the whole calendar operation must
be re-examined and renewed in
the minds of the members. Or
are we to have organizations put-
ting in a petition, getting it ap-
proved, and then hoping that no
one will come along with a better
'sob story?
-Harvey M..Kabaker, '64
The Audience.
To the Editor:
CONCERNING SGC decision on
calandering - did Mr. Moch,
in his worried frenzy over the
success of the often unsuccessful
quad dances, ever stop to consider
what type of audience oui- G&S
Saturday night performance
draws? In the pre-public sale of
tickets which the cast engages
in, easily eighty per cent of the
ticket sales are made up of par-
ents, faculty, fraternity and
sorority members and elderly, out-
of-town G&S devotees, many of
whom I'm certain have never
heard of your quad dance, but all'
of whom I'm certain will be elated
that you gave them the oppor-
tunity to attend one.
Mr. Moch, if you have to depend
for financial salvation on the
twenty per cent of the small Lydia
Mendelssohn Theatre audience re-
maining, I wish you all success and
congratulations for defeating one
of the oldest and best-loved forms
of entertainment on this campus
and throughout the world.
-Julie Stockwell, '62
Replacement...
To the Editor:
MICHAEL HARRAH must grad-
uate some day, so I suggest
that The Daily get ready for that
day and hire the writer of the
letter which criticized Herblock's
characterization of Senator Gold-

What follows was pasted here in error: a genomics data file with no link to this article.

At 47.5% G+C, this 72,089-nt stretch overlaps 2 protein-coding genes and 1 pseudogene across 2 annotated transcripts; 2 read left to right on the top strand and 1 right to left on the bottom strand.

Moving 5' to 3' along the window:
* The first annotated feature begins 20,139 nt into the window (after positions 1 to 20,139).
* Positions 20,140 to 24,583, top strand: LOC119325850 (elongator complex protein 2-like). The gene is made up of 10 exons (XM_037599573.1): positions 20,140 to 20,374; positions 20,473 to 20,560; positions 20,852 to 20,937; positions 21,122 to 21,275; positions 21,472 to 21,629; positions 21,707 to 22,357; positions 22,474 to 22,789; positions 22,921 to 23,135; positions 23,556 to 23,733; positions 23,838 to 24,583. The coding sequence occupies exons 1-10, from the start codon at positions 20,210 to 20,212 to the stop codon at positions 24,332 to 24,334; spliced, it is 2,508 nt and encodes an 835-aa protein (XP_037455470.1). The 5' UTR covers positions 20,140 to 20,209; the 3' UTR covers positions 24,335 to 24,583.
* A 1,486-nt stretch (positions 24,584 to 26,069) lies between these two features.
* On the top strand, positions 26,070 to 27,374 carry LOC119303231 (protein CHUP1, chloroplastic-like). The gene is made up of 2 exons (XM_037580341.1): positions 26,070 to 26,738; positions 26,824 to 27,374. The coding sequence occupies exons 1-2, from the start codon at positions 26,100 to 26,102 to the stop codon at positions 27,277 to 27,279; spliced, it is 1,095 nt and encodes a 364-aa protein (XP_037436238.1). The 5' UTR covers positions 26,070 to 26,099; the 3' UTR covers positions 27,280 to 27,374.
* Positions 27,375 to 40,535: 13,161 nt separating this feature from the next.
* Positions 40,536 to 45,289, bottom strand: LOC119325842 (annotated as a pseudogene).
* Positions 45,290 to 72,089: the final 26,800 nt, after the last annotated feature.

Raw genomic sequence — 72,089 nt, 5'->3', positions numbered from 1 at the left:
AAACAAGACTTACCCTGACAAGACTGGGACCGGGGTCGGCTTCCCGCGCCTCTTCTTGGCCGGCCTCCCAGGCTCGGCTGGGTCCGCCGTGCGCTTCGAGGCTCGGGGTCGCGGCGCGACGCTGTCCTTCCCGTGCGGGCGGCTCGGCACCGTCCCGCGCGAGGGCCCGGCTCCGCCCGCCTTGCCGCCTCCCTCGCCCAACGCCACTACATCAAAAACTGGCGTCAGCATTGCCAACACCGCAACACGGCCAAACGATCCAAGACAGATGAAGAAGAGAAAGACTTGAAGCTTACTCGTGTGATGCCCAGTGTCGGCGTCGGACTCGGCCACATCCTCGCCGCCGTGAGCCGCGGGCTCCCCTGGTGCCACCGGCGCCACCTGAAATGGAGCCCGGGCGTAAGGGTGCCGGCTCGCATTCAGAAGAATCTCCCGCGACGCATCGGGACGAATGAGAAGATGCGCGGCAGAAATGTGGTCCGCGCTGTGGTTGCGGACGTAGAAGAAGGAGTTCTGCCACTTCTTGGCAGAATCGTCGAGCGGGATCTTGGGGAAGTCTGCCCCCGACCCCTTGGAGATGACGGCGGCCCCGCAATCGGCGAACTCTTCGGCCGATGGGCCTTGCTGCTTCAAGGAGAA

water, in his place.
The letter, praising Goldwater's
stand on the Newburgh Welfare
plan, was a compound of mis-
statement and just plain muddled

thinking. I quote: "The Senator
... does not believe that the gov-
ernment should encourage ille-
gitimate births by giving unwed
mothers lavish welfare benefits
... Why should we subsidize im-
morality?"
First of all, I can hardly think
that a woman will purposely have
a child out of wedlock solely for
the welfare benefits which accrue.
A very few may do this, but the
majority are subjected to shame
and discomfort far beyond the few
dollars the state gives them. To
most women, having an illegiti-
mate child is a serious personal
matter, not a matter of "How
many bucks can I get for him?"
At any rate, even if this were the
case, should the state be so heart-
less as to "visit the sins of the
parent on the child?"
FURTHER ON, we read: "In'
New York a policeman with ten
children gets $250 a month from
the state, while it gives a woman
having ten illegitimate children
$800 a month." I do not know the
source of these figures, so I can-
not challenge them, but I ven-
ture to say that few Newburgh
women and few New York police-
men are so prolific.

Retaliation ..
To the Editor:
T WAS very disappointed with the
tone and the content of the
editorial "Two-Front War; Death
for U. S."
Mr. Kalb creates an image
which depicts the Chinese Com-
munists as giving little thought to
United States retaliatory power
when they are formulating their
plans for domination of the Far
East. In effect what he seems to
be saying is that, in a drive for
power the Chinese Communists
would, without a moment's hesi-
tation, completely annihilate the
United States with atomic weap-
ons; giving no consideration to
the fact that all that they would
have for their effort would be a
large mass of totally devastated
and highly radioactive terrain.
* * *
OUR POWER lies not in retalia-
tion but in our ability and con-
viction to retaliate. The Come
munists have backed down before
when we have stated that we are
willing and able to fight an atomic
war if we are forced into one.
They back down because they
want to be here to dominate the
world and they want a world left
to dominate.
Clearly danger is imminent but
if we place all of our hopes on
internal strife- in the Communist